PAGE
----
Getting Conservatism Back on Track
Opening the minds of GOP politicians to New Media and how it can help revive the party.
January 29, 2009 - 12:00 am
Chaos — it might be the number one reason I never considered working in politics. Not elective office, mind you, although that’s bad enough, but the office stuff: The overworked and underpaid staffs, the constant rush, the cramped quarters. Well, that last point counts mostly when your party is in the minority. Which is where I spent my afternoon, with the Colorado State Senate Republican Caucus.
Our Republican caucus finds itself in the unwelcome and unfamiliar position of being the minority party, and they aim to change that. But getting there from here is like negotiating back roads in New England. Without a map. In a snowstorm. And the locals aren’t exactly falling over themselves to help. I wouldn’t say that “you can’t get there from here,” but it’s not going to be easy, either. And give Colorado’s Republican state senators credit — there’s nowhere they aren’t willing to look for help, even the blogosphere.
Their first smart move might have been hiring blogger Darren Copeland to serve as caucus communications director. I’ve known Darren for years — mostly on a drinking buddy basis — but I can tell you that he’s sharp and, of course, he “gets” this whole new media thing. Speaking of his predecessors, Copeland said, “They were policy people,” when what his bosses really needed was someone who knows “how television and radio should go, and how not to get a blogger pissed at you. They wanted exposure, and someone with new media savvy.” That’s a good start.
A better start was the luncheon held Tuesday afternoon across the street from the state capitol building, where the senators and their staffs got to grill a few local bloggers, this intrepid correspondent included. Our moderator for the session was Brad Jones of FaceTheState.com, who gave plenty of floor time to ResurrectionSong.com’s David Jones, Ross Kaminsky of Rossputin.com, and Independence Institute policy analyst/blogger Ben DeGrow. And, of course, my PJ Media partner in crime, Charlie Martin.
If you’re reading PJ Media, then you’re pretty up-to-speed already on this new media business. You might even have a few ideas about what we should be doing. What interested me was how interested our state Republican senators were in cracking open the blogging egg and getting to the good stuff inside.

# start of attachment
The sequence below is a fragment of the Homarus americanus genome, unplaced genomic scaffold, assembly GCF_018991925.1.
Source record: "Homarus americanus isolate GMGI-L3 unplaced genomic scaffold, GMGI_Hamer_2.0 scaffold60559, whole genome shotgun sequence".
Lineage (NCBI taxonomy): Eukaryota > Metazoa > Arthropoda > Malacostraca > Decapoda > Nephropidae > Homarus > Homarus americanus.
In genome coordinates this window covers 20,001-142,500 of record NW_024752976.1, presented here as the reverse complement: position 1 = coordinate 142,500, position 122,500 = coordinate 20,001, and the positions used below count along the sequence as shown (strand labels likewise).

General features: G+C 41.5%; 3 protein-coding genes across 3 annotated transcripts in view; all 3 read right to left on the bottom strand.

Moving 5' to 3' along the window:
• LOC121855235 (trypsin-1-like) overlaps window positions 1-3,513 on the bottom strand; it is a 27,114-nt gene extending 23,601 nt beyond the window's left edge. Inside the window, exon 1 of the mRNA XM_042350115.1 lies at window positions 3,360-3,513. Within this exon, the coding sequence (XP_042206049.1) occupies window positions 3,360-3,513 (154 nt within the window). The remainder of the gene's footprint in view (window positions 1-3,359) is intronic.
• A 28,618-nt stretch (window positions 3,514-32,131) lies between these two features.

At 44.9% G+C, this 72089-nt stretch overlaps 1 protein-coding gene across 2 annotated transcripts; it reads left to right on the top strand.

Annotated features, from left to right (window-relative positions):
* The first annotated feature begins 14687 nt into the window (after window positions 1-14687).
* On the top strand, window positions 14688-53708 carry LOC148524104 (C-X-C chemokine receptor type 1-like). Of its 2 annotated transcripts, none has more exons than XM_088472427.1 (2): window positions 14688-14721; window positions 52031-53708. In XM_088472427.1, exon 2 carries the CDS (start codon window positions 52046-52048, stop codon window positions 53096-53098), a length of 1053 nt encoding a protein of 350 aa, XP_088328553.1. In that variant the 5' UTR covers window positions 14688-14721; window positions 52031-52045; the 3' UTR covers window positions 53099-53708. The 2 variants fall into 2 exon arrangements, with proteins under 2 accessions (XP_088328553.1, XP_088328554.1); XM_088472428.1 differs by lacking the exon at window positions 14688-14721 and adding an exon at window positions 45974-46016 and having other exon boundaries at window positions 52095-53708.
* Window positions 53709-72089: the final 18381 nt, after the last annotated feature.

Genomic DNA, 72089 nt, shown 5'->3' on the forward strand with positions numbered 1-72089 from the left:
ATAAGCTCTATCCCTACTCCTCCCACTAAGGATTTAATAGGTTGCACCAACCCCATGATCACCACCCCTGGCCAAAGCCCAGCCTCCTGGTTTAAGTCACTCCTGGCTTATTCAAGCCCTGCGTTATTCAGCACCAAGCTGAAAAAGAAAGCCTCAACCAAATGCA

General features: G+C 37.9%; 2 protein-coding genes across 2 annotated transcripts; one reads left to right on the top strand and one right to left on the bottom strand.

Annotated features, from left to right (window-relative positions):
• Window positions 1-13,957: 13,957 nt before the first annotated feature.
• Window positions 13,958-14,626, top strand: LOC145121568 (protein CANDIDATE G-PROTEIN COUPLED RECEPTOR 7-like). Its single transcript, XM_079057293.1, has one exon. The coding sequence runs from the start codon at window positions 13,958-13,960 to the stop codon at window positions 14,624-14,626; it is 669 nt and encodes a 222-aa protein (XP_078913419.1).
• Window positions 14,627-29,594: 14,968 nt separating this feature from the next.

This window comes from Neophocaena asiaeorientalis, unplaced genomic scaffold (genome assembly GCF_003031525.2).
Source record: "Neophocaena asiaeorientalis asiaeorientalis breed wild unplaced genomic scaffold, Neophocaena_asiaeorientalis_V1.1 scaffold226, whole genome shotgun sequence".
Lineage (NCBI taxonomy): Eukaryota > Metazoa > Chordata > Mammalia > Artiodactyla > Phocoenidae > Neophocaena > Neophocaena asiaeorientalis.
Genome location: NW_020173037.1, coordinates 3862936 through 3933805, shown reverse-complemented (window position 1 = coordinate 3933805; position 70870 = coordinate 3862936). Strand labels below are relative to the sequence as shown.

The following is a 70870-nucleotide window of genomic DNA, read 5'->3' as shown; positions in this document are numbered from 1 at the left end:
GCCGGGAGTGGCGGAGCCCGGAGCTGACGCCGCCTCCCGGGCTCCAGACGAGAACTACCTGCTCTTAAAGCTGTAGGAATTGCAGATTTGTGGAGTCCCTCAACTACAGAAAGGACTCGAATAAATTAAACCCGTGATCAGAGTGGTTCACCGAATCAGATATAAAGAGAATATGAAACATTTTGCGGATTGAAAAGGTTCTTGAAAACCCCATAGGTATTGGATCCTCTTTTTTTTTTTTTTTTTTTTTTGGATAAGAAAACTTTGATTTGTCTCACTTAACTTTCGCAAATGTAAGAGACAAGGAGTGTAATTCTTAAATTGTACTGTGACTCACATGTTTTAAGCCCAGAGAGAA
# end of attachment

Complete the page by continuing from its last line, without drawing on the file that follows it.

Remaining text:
It’s safe to say that our state government — as opposed to the elected officials who supposedly run the giant, messy affair — doesn’t get it. We bloggers were asked point blank, “What can we do for you?” My answer to the question was, “Give us wi-fi when we cover live events like these!” If you want to make bloggers happy, let them, you know, blog. Senator Greg Brophy (District 1) immediately replied, “It took me four years to get on the wireless network in here!” That’s your tax dollars, hard at work building the electronic infrastructure of the future.
During the conference, my main point was one I’ve been trying to hammer into people since the 2006 election debacle. Given a choice between a fake Republican (pretty much the entire majority of the 109th Congress, or John McCain in 2008) and a real Democrat, the American people will choose the real deal, every time. Elections are won and lost on ideas, and the Republicans are out of ideas — or rather, abandoned the ideas which won them power in the first place. If Republicans want to be a viable, conservative majority party, they must first wage a successful battle of ideas.
To do so, they should look back to Barry Goldwater’s disastrous 1964 presidential campaign. For in the disaster the seeds of eventual victory were sown.
Goldwater didn’t run as a “me-too” Republican. He ran as a conservative, and an unapologetic one at that. While Goldwater knew he would lose, he also knew that his ideas would live on long past ’64, if he didn’t abandon them permanently for a little temporary popularity. Looking to the future, Goldwater left the Republican Party with a couple million dollars in the bank, and the world’s first political direct-mail infrastructure — hi-tech stuff for back then.
The mood of Colorado’s elected Republicans might best be summarized by Sen. Kevin Lundberg (District 15), who asked us, “What communications do we use in 2012″ to help win elections? “Are the days of door-to-door over?” All the bloggers agreed, there will always be a need for retail politics. However, none of us knew what particular technology might work best four years hence — who dreamed of Twitter in 2004? But what was intriguing is that Sen. Lindbergh is so willing and eager to adapt his campaign to whatever demands the future may place on it.
Of course, Copeland described Lindbergh as willing to do “anything” to “communicate with his constituents,” which makes him sound to my ears like one of the good guys.
Today’s Republicans have a tougher road ahead of them than even Goldwater did 45 years ago. The national Republican Party has, by and large, ignored, forgotten, abandoned, or outright repudiated its principles, something “Mr. Arizona” never dreamed of doing. The current party leadership needs to be swept aside, probably wholesale.
New leaders will have to come from places like the Colorado statehouse — and after Tuesday’s lunch, I’m feeling a little bit better about their prospects.